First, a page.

By default, all Business Objects are selected. Clear Business Objects to exclude them from reindexing, or select Clear All to clear all Business Objects, and then select the ones you want to re-index. If you have a high volume of data, you might want to rebuild your table indexes monthly.

  • Rebuild system table indexes: Rebuild the indexes of the SQL Server tables associated with CSM system tables when the database maintenance action is run. These tables start with "Trebuchet" (the internal code name for the product). If you have a high volume of data, you might want to rebuild your table indexes monthly.
  • Shrink SQL event log: Shrink the SQL Server event log file when the database maintenance action is run.

    Consult with your Administrator before scheduling this option. If in doubt, do not use this feature unless you run into problems.

  • Refresh Queue status: Refresh Queue status when the database maintenance action is run. Queue status can get out of sync if Business Objects that were on Queues are deleted. This option ensures that each Queue is synchronized. We recommend scheduling this weekly.
  • Remove unused user accounts: Remove data associated with deleted user accounts when the database maintenance action is run. When user accounts are deleted from the system, their authorization information might not be removed. This option ensures that the authorization information is in sync with the user list by removing the unused information. We recommend scheduling this weekly.
  • Synchronize Team Info with team list: Synchronizes the Team Info Lookup table with CSM user and customer team list.
  • Run SQL Traces: Run traces on your SQL using a tool such as SQL Server Management Studio. This helps you to identify problematic or slow SQL queries that may be causing poor application performance. For more information on using SQL profilers to run SQL traces, see Microsoft documentation:

If you have a lookup table including between 50-100 rows with values that will not change (example: statuses such as open, closed, and so on), we recommend that you mark those Business Objects as cacheable. The system stores these records in memory and will not fetch them from the database. If you modify these values, however, you should restart the system.

Mitigate Database Growth

Use the E-mail Monitor, Blueprint Publish Log, and Automation Process Log to reduce database growth. When emails are imported into your system, large attachments can contribute to increased database size. To keep database growth caused by email attachments under control, you can prevent attachments being imported and control their size by using the E-mail Monitor Actions.

You can define the following settings for each monitor:

  • Attach email to [Business Object (example: Incident)]: Attaches incoming emails to Business Objects as Journal - Mail History Records.
  • Import attachments as part of email: Imports email attachments into the database along with incoming emails and allows you to define Attachment settings such as type and size.
  • Attach email attachments to [Business Object (example: Incident)]: Attaches email attachments to Business Object Record's Attachment bar (not just to the internal copy of the email).
  • Preserve inline images within email body: Preserves images within the body of incoming emails with the text of the email.
  • Attach inline images to [Business Object (example: Incident)]: Attaches images within the body of incoming emails to the selected Business Object.
  • Attach email to Customers: Attaches incoming emails to Customer Records as Journal - Mail History Records.

For more information, see Define Monitor Item Action Options.

Using the Blueprint Publish Log (for more information, see View the Blueprint Publish Log), you can reduce the size of the TrebuchetPublishLogs system table, which holds historical publishing data. Before clearing the data, ensure that you have the information you need. Clear the log using CSM Administrator by selecting File > Clear in the Publish Log window.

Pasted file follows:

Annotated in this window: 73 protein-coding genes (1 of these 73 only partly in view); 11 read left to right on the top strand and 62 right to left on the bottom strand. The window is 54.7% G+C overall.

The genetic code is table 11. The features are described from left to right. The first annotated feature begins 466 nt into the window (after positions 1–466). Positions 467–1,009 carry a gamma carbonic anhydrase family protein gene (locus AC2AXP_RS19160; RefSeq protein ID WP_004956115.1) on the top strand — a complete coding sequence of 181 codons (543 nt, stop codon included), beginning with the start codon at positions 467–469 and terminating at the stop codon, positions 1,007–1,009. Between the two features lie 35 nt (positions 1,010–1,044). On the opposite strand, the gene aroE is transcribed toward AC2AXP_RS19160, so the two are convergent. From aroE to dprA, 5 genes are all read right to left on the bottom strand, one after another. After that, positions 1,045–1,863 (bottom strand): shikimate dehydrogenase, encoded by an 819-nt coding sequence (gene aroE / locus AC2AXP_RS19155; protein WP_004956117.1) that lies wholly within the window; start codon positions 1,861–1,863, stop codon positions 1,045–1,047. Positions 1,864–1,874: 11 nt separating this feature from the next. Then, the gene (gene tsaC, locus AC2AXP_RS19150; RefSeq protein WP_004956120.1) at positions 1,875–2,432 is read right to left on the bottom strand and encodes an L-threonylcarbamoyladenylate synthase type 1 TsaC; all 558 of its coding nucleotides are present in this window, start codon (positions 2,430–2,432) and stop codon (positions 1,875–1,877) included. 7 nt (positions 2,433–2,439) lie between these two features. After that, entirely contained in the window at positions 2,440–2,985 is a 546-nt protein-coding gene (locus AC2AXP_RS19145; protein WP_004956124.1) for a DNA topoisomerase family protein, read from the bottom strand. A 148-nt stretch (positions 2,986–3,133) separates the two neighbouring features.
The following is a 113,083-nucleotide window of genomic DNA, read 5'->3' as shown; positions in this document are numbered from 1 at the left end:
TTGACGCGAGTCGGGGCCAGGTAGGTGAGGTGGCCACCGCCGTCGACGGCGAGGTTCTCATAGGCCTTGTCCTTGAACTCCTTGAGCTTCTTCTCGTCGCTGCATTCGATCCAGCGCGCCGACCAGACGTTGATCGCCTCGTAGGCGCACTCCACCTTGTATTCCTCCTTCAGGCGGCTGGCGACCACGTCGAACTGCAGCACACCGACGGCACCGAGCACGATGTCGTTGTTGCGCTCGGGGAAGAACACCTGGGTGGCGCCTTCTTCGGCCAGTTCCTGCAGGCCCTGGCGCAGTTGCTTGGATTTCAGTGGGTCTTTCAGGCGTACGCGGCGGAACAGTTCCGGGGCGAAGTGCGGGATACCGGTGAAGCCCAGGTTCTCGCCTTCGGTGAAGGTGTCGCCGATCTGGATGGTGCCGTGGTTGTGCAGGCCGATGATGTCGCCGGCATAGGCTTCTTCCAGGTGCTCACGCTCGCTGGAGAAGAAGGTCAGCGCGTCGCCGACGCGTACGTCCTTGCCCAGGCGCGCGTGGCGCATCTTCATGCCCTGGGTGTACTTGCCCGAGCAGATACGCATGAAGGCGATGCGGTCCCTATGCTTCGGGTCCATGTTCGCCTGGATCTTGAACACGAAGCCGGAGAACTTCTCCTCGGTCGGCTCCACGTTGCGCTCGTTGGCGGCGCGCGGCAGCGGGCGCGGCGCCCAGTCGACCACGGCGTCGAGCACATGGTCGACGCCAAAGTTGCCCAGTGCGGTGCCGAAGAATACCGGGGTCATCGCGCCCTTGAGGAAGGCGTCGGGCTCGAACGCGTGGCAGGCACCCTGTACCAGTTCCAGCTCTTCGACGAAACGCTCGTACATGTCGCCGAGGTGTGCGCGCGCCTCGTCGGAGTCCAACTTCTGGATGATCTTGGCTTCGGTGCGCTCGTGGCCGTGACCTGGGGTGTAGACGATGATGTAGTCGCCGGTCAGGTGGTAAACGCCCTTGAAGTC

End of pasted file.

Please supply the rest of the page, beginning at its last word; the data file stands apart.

Using the Automation Process Publish Log (for more information, see Monitor Automation Process Statistics), you can reduce the size of the TrebuchetProcesses system table, which holds historical publishing data. Clear the log using CSM Administrator by selecting File > Clear All Processes > Clear Completed Item History in the Automation Process Statistics window.

Investigate Browser Configurations

If the Browser Client loads more than a few seconds slower than the Desktop Client, determine if any system configurations are impacting performance. Consider the following when investigating the issue:

  • Server memory and CPU usage can cause performance issues with the Browser Client. For more information, review the standards in Assess Memory and CPU Usage.
  • Calendars can cause performance issues due to the amount of data that refreshes each time a Calendar is opened.
  • Automatic Actions can cause issues because the Save Actions are executed before the Save occurs. Prevent this from happening by creating an expression for the Actions to run if a condition is true/false and clearing the Execute Before Saving a Record check box; this allows the system to only save the record if necessary.

General Server Maintenance

Investigate your server memory usage to determine if Portal performance is being affected as a result. Access this information by right-clicking the Windows Task Bar, selecting Start Task Manager, and selecting the Processes tab. Then, you can restart the process or server using the IIS Manager.

When you restart the process or server, the memory use will temporarily decrease, but will continue to increase afterwards; this might happen because the Application Pool in IIS does not have permissions to write to the directory and instead of displaying an error, the log messages consume memory. If this happens, you have several options:

  • Using the Portal Logging Options window (for more information, see Configure Encryption Keys for a CSM Server or Web Application) and the Browser Logging Options window in the Cherwell Server Manager, change the file path.
  • Using the Application Pool Identity window in the IIS Manager, change the Identity for the Application Pool.
  • Enable file permissions for the Application Pool so it can write log files to your chosen location. For more information, see Securing IIS.